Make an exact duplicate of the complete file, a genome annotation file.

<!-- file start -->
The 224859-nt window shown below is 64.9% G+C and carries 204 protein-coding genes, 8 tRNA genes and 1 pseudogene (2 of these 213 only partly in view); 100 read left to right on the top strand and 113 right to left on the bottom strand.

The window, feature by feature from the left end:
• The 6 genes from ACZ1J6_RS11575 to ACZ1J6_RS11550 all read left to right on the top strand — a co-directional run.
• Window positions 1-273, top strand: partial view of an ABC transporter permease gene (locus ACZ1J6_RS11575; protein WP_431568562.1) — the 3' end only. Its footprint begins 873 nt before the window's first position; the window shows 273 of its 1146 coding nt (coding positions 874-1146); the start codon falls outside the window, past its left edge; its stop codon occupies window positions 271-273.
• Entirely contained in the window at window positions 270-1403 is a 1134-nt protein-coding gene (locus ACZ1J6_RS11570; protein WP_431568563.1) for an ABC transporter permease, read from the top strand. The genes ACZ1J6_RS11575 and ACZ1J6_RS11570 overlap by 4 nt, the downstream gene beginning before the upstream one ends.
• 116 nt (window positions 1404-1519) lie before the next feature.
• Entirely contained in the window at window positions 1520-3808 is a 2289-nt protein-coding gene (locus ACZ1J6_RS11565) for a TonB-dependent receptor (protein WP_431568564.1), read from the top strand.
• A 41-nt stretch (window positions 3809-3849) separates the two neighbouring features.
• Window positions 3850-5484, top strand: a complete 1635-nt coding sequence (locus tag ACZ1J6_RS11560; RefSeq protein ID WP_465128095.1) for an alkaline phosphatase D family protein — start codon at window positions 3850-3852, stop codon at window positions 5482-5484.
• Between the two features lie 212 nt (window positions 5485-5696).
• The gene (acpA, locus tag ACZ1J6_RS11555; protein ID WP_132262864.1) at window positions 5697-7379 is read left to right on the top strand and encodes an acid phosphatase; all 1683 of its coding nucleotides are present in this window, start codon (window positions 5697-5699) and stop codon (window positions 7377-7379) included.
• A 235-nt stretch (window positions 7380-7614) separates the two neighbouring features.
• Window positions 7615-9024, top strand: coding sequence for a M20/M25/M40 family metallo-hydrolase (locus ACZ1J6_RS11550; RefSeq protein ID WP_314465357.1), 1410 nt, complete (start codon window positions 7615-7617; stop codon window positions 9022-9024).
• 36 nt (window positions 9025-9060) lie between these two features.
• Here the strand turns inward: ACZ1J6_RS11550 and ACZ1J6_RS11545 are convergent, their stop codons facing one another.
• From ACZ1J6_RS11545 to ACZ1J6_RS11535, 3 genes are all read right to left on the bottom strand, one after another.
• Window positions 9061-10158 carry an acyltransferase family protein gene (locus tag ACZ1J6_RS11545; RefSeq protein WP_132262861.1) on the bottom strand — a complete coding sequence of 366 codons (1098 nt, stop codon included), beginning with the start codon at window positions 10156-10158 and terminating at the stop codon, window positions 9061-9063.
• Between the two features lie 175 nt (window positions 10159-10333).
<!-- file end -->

The 224859-nt window shown below is 64.9% G+C and carries 204 protein-coding genes, 8 tRNA genes and 1 pseudogene (2 of these 213 only partly in view); 100 read left to right on the top strand and 113 right to left on the bottom strand.

The window, feature by feature from the left end:
• The 6 genes from ACZ1J6_RS11575 to ACZ1J6_RS11550 all read left to right on the top strand — a co-directional run.
• Window positions 1-273, top strand: partial view of an ABC transporter permease gene (locus ACZ1J6_RS11575; protein WP_431568562.1) — the 3' end only. Its footprint begins 873 nt before the window's first position; the window shows 273 of its 1146 coding nt (coding positions 874-1146); the start codon falls outside the window, past its left edge; its stop codon occupies window positions 271-273.
• Entirely contained in the window at window positions 270-1403 is a 1134-nt protein-coding gene (locus ACZ1J6_RS11570; protein WP_431568563.1) for an ABC transporter permease, read from the top strand. The genes ACZ1J6_RS11575 and ACZ1J6_RS11570 overlap by 4 nt, the downstream gene beginning before the upstream one ends.
• 116 nt (window positions 1404-1519) lie before the next feature.
• Entirely contained in the window at window positions 1520-3808 is a 2289-nt protein-coding gene (locus ACZ1J6_RS11565) for a TonB-dependent receptor (protein WP_431568564.1), read from the top strand.
• A 41-nt stretch (window positions 3809-3849) separates the two neighbouring features.
• Window positions 3850-5484, top strand: a complete 1635-nt coding sequence (locus tag ACZ1J6_RS11560; RefSeq protein ID WP_465128095.1) for an alkaline phosphatase D family protein — start codon at window positions 3850-3852, stop codon at window positions 5482-5484.
• Between the two features lie 212 nt (window positions 5485-5696).
• The gene (acpA, locus tag ACZ1J6_RS11555; protein ID WP_132262864.1) at window positions 5697-7379 is read left to right on the top strand and encodes an acid phosphatase; all 1683 of its coding nucleotides are present in this window, start codon (window positions 5697-5699) and stop codon (window positions 7377-7379) included.
• A 235-nt stretch (window positions 7380-7614) separates the two neighbouring features.
• Window positions 7615-9024, top strand: coding sequence for a M20/M25/M40 family metallo-hydrolase (locus ACZ1J6_RS11550; RefSeq protein ID WP_314465357.1), 1410 nt, complete (start codon window positions 7615-7617; stop codon window positions 9022-9024).
• 36 nt (window positions 9025-9060) lie between these two features.
• Here the strand turns inward: ACZ1J6_RS11550 and ACZ1J6_RS11545 are convergent, their stop codons facing one another.
• From ACZ1J6_RS11545 to ACZ1J6_RS11535, 3 genes are all read right to left on the bottom strand, one after another.
• Window positions 9061-10158 carry an acyltransferase family protein gene (locus tag ACZ1J6_RS11545; RefSeq protein WP_132262861.1) on the bottom strand — a complete coding sequence of 366 codons (1098 nt, stop codon included), beginning with the start codon at window positions 10156-10158 and terminating at the stop codon, window positions 9061-9063.
• Between the two features lie 175 nt (window positions 10159-10333).